The World Bank has contributed $50 million a year to this partnership for some time.  We and our partners are working hard to ensure that the CGIAR continues its critical mission, which is very closely aligned to the key messages of the WDR08.  That is, it is critical to discover and implement sustainable paths to boost the productivity of smallholder farmers in developing countries.

The Bank is also moving forward on other global issues flagged by the WDR such as the control of dangerous animal diseases transmissible to humans, such as avian flu.  In particular, we are working with partners to find ways to mitigate the rise in greenhouse gases and to facilitate adaptation of agriculture and agricultural communities to the inevitable impact of climate change.  If these efforts fail, even more hunger in many poor tropical countries is highly likely.

In most of the Bank's activities that take place at the country and regional levels, where we work directly with our clients on the ground, we see many opportunities to put into operation the lessons of the WDR.  We put them into four categories--collaborate, analyze, learn and integrate.

First is to collaborate.  The Bank does not operate in a development vacuum.  Each Region of the Bank is actively involved with the key development stakeholders on how they will share and implement the WDR's messages.  For instance, the Africa Region of the Bank is linking with the Comprehensive African Agriculture Development Program of NEPAD to engage in country roundtables on national agricultural programs.

Second is to learn. Our Regions and pledged to increase the quantity and quality of impact of evaluation.  For instance, East Asia and the South Asia Regions are increasing their impact assessment to develop ways to share lessons more systematically across projects and countries.

Third is to analyze.  A major area will be supporting the role of public expenditures for agriculture.  Clearly, more expenditure is needed, but also better expenditure on key public goods.  For example, the South Asia Region has its upcoming work managing the rural transformation, and the Europe and Central Asia Region is working on food safety in Central Asia.

Fourth is to integrate.  The Bank's Regions are working to find linkages across sectors that are needed to make agriculture more sustainable and more competitive.  In the Middle East and North Africa Regions, for example, we will be holding workshops on the Bank's Human Development Unit to develop cash transfer programs and rural vocational training.  Latin America and the Caribbean Region is expanding its work on territorial development to embrace and enhance the nonfarm economy, linking infrastructure, private sector partnerships, and agricultural investments.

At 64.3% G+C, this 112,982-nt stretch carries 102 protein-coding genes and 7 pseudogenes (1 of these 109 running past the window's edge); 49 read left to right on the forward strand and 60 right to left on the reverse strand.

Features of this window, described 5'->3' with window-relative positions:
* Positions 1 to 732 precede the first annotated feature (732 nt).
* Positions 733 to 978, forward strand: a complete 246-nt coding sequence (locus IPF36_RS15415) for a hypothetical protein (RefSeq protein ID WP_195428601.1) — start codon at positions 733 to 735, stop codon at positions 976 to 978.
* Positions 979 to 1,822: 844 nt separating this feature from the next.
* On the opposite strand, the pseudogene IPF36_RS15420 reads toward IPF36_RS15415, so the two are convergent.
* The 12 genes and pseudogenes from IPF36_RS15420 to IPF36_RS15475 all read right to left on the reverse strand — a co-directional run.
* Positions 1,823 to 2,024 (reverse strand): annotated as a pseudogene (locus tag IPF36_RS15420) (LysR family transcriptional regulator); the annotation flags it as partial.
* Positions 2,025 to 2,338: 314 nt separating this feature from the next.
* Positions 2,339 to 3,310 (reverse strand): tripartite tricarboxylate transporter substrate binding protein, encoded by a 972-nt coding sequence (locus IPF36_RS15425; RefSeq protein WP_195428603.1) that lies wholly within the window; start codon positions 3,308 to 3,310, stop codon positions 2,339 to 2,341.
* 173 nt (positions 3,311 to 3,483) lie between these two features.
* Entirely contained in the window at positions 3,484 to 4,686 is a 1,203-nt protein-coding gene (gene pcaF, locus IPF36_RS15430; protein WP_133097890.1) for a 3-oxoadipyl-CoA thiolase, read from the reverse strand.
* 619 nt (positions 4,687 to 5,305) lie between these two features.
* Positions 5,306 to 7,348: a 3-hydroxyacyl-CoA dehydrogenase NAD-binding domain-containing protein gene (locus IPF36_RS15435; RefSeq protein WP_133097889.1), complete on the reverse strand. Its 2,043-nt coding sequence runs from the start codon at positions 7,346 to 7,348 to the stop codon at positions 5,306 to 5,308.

Finally, in addition to our work at the global level, we will be putting this WDR into operation at the institutional level.  On January 1 of the year, the Bank reorganized to bring agriculture under the same umbrella as many other sectors that the WDR identifies as critical to success.  That is now under the rubric of the Sustainable Development Network which I lead and brings agriculture together with energy, water, environment, social, urban and transport.  Together with other areas like economic development, finance, human development, we believe we can integrate the themes of the WDR much more closely into our work with much more success.

Let me close by repeating that this WDR does an excellent job in our view of identifying the importance of agriculture to poverty reduction and to growth; it admirably outlines the challenges that agriculture faces, and here at the Bank, we are committed to actively taking on these challenges and moving this document forward into action with our partners.

Thank you.

MS. TUCK:  Thank you very much, Kathy.

Before we open it up for questions and answers, I want to once again remind everyone that we have a number of colleagues here from other organizations, and in fact we also have Mr. Raj Shah, who is the Director of Agricultural Policy at the Gates Foundation.

So, when we have our question-and-answer question, certainly, some of us on the panel may call on some of the other top officials and experts in the room.

So, without further ado, let us open it up to questions, and if you could identify your news organization at the outset; thank you.

The gentleman in the blue shirt.

QUESTION:  Hi.  Steve Schifferes, BBC News.

At the end of your report, you identify some of the difficulties facing the programs of agricultural development, and you mention political feasibility, the lack of administrative capacity, and potentially large financial cost.

Now, obviously, agriculture has been something that people have been concerned about for a long time, but which of those do you think has been the biggest problem in actually implementing agricultural development in Third World countries, and what proposals do you have which you think can overcome some of those quite deep-seated political, administrative, and financial difficulties?

MS. TUCK:  Steven, did you have a preference for who would answer the question?

QUESTION:  I thought I would start with the authors of the report, but perhaps--

MS. TUCK:  Okay.  Let's start with Alain, and Derek may also want to pitch in; so, thanks Steven.